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Virtual Machine Consolidation with Multi-Step Prediction and Affinity-Aware Technique for Energy-Efficient Cloud Data Centers

Pingping Li*, Jiuxin Cao

School of Cyber Science and Engineering, Southeast University, Nanjing, 211189, China

* Corresponding Author: Pingping Li. Email: email

Computers, Materials & Continua 2023, 76(1), 81-105. https://doi.org/10.32604/cmc.2023.039076

Abstract

Virtual machine (VM) consolidation is an effective way to improve resource utilization and reduce energy consumption in cloud data centers. Most existing studies have considered VM consolidation as a bin-packing problem, but the current schemes commonly ignore the long-term relationship between VMs and hosts. In addition, there is a lack of long-term consideration for resource optimization in the VM consolidation, which results in unnecessary VM migration and increased energy consumption. To address these limitations, a VM consolidation method based on multi-step prediction and affinity-aware technique for energy-efficient cloud data centers (MPaAFVMC) is proposed. The proposed method uses an improved linear regression prediction algorithm to predict the next-moment resource utilization of hosts and VMs, and obtains the stage demand of resources in the future period through multi-step prediction, which is realized by iterative prediction. Then, based on the multi-step prediction, an affinity model between the VM and host is designed using the first-order correlation coefficient and Euclidean distance. During the VM consolidation, the affinity value is used to select the migration VM and placement host. The proposed method is compared with the existing consolidation algorithms on the PlanetLab and Google cluster real workload data using the CloudSim simulation platform. Experimental results show that the proposed method can achieve significant improvement in reducing energy consumption, VM migration costs, and service level agreement (SLA) violations.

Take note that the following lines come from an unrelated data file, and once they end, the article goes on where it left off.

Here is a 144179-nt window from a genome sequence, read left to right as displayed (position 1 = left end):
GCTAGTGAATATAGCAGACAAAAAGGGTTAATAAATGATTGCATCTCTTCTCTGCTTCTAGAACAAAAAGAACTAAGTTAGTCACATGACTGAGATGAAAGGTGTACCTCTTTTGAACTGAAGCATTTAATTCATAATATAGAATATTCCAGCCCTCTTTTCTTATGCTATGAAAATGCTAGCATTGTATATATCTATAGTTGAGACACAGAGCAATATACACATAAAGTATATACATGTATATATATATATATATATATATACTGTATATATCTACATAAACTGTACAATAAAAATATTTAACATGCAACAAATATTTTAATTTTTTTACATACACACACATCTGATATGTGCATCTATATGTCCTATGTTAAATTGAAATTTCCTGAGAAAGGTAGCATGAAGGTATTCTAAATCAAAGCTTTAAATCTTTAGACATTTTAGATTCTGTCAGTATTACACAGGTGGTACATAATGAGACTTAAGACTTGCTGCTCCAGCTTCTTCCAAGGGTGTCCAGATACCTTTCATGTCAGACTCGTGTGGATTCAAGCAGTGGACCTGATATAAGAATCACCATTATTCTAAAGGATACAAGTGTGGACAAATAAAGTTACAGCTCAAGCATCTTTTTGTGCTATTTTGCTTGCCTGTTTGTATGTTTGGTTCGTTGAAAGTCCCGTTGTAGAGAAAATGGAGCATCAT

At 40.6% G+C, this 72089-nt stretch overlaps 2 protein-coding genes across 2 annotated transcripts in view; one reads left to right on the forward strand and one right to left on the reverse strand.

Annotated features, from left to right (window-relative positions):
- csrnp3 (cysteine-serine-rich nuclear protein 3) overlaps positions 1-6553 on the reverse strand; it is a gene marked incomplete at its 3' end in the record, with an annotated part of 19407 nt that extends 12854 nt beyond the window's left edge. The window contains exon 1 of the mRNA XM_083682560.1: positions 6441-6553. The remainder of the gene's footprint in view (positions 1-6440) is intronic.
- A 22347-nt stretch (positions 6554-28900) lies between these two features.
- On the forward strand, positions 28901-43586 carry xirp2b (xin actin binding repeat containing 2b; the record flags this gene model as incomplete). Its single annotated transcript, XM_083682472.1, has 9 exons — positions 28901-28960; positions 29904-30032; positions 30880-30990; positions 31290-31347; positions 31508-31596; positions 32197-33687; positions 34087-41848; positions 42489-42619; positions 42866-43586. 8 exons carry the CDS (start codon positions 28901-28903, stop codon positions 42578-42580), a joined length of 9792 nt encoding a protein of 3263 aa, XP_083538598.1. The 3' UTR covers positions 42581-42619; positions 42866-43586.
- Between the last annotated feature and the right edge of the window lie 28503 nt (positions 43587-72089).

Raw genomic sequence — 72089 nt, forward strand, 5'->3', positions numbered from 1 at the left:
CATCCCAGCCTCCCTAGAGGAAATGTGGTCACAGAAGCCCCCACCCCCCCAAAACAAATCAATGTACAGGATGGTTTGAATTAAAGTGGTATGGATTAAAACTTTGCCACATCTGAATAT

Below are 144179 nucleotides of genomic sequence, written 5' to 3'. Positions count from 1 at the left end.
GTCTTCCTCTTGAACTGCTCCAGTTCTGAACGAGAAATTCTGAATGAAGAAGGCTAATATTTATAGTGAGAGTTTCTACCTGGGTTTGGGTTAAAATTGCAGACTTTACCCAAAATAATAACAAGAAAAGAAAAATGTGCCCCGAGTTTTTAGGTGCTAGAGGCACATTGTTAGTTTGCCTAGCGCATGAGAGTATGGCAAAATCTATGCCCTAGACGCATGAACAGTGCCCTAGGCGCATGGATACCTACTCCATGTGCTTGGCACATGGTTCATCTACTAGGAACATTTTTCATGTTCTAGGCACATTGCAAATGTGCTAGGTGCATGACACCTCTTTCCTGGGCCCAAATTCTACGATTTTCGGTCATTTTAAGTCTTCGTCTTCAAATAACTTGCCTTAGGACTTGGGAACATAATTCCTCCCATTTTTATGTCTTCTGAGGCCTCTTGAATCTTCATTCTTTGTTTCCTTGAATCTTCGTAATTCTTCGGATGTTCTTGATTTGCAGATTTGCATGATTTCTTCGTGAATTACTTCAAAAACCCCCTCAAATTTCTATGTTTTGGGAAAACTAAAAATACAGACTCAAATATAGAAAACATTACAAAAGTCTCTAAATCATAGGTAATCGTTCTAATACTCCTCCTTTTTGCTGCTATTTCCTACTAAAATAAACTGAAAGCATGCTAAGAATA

Keywords


1  Introduction

With the rapid development of global informatization, the energy consumption and CO2 emissions of cloud data centers have increased rapidly [13]. Recent studies have shown that cloud data centers account for approximately 7% of the total world’s electricity consumption, and this number is expected to increase to 13% by 2030 [4]. However, the resource utilization of physical hosts in cloud data centers is generally low. Research shows that the average CPU utilization is less than 20%, while an idle host consumes 70% of its peak energy consumption [5]. Inadequate utilization of resources leads to a massive waste of resources and unnecessary energy consumption, which increases the operating costs of cloud service providers and reduces the energy efficiency of the whole society.

In cloud computing, virtualization technology [6] has been used to encapsulate various resources of a cloud data center into virtual machines (VMs) for tenants to use. It should be noted that one physical host can host multiple VMs, so maximizing the number of VMs hosted by each host can maximize the utilization of cloud data center resources and reduce energy consumption. However, when a host hosts too many VMs, it will be overloaded, which will decrease the quality of service (QoS). VM consolidation has been proven to be one of the most effective techniques for optimizing resource utilization and guaranteeing QoS, and it needs to solve three problems [79]: 1) host load detection: detect host overloaded or underloaded; 2) migration VM selection: for overloaded hosts, select appropriate VMs to migrate; and 3) VM placement: based on the consideration of QoS and energy consumption, select appropriate hosts to place migration VMs. Through the VM consolidation, resources in the cloud data center can be dynamically adjusted to optimize their allocation.